Pentagram explains the rationale behind the new Windows 8 logo

Microsoft recently unveiled a new logo for Windows 8, which has received a mixed response. While some have applauded its clean, minimalistic, modern metro look, others have found it too basic and bland.

Pentagram the designers of the new Windows 8 logo have tried to explain the rationale behind its concept.

Pentagram’s Paula Scher the logo’s designer, during her first meeting with Microsoft had asked: Your name is Windows. Why are you a flag? The answer given was that although the brand started as a window, over the years, as computing systems grew more powerful and graphics more complex, it evolved into a flag.

The new identity returns the logo to its roots. The name Windows was originally introduced as a metaphor for seeing into screens and systems and a new view on technology. The new identity re-introduces this idea with the actual visual principles of perspective. It also reflects the Metro design language developed by Microsoft for its products, graphics and user interfaces, says Pentagram.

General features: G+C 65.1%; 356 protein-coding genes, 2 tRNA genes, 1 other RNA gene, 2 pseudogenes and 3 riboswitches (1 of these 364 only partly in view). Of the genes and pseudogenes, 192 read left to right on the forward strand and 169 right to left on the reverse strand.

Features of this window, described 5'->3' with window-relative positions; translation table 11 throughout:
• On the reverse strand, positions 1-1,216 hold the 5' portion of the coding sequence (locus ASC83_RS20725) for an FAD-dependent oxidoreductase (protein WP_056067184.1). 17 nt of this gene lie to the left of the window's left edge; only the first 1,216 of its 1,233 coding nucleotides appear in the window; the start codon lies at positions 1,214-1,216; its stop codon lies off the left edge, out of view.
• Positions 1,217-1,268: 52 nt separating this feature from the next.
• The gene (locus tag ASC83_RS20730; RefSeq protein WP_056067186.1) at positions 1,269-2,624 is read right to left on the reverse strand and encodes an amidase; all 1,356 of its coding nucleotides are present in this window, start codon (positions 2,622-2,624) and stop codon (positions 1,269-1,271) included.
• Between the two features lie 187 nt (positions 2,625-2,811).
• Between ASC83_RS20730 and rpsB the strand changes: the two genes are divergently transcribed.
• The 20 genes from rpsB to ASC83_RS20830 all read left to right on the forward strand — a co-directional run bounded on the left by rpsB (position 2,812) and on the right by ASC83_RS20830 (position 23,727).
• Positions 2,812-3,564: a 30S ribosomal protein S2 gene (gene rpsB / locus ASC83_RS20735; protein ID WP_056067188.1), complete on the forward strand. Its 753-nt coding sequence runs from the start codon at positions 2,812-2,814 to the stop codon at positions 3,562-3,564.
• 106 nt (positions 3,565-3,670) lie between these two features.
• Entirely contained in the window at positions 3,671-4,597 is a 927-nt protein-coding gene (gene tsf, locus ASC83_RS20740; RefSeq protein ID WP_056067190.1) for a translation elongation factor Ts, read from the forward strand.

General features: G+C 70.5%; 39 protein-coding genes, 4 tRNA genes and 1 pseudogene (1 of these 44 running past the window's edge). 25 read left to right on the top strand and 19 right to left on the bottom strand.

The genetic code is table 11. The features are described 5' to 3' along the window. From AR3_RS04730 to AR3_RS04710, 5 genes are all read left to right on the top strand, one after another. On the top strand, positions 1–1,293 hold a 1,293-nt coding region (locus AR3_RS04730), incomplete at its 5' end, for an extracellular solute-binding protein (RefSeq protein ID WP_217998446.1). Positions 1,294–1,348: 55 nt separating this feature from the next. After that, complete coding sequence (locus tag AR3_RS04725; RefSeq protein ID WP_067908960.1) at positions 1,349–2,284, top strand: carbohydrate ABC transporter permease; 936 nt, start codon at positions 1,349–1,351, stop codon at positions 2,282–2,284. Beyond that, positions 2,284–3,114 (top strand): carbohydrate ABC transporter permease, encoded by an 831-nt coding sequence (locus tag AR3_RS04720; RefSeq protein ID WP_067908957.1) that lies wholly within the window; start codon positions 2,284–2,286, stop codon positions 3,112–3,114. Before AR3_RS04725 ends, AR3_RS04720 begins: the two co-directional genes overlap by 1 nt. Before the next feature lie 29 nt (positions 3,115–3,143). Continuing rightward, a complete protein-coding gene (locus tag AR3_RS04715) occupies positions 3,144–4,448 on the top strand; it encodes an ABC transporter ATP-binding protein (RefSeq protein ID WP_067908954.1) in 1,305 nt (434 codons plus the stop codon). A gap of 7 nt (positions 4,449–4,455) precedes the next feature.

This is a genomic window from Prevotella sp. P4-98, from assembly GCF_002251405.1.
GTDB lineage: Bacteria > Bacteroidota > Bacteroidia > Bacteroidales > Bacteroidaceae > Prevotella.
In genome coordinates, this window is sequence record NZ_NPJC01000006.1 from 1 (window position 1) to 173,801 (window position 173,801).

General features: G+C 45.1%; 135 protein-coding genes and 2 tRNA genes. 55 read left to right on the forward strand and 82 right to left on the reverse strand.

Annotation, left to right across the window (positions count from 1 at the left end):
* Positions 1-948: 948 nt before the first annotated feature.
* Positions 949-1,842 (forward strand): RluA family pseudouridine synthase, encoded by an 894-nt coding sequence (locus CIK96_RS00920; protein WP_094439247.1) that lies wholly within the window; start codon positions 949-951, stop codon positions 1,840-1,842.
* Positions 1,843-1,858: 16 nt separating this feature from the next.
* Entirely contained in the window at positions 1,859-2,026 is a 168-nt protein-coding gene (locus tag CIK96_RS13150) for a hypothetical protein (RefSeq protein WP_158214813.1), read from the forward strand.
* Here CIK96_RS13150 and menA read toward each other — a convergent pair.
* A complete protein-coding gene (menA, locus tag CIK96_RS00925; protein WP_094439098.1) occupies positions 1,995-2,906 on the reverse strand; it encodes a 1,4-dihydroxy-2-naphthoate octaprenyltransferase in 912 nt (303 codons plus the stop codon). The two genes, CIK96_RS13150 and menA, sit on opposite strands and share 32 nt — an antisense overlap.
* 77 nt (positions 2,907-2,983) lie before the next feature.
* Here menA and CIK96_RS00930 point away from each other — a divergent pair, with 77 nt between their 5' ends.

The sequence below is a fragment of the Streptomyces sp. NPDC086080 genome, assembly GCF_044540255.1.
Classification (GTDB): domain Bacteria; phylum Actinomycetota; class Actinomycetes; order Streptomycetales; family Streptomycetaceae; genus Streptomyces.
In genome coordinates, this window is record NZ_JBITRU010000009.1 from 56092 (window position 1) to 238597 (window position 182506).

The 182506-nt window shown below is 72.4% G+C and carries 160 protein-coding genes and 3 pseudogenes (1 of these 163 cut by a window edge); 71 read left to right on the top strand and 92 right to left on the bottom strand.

The original Windows 1.0 logo looked like a window and resembled panes of glass.

The new Windows 8 logo is designed to reflect the sleek, modern “Metro” design language first introduced by Microsoft in its Windows 7 Phones. It is deliberately neutral so that it can function effectively in a myriad of uses, especially motion. The old logo was flat and drawn in motion; the new logo is a neutral container that can convey actual motion, becoming a more active and effective brand.

It is deliberately neutral so that it can function effectively in a myriad of uses, especially motion. The old logo was flat and drawn in motion; the new logo is a neutral container that can convey actual motion, becoming a more active and effective brand.

Well, I hope you find this explaination of the concept convincing enough!

Posted by with Tags
Anand Khanse is the Admin of TheWindowsClub.com and a 10-year Microsoft MVP Awardee in Windows for the period 2006-16. He enjoys following and reporting Microsoft news and developments in the world of Personal Computing & Social Media.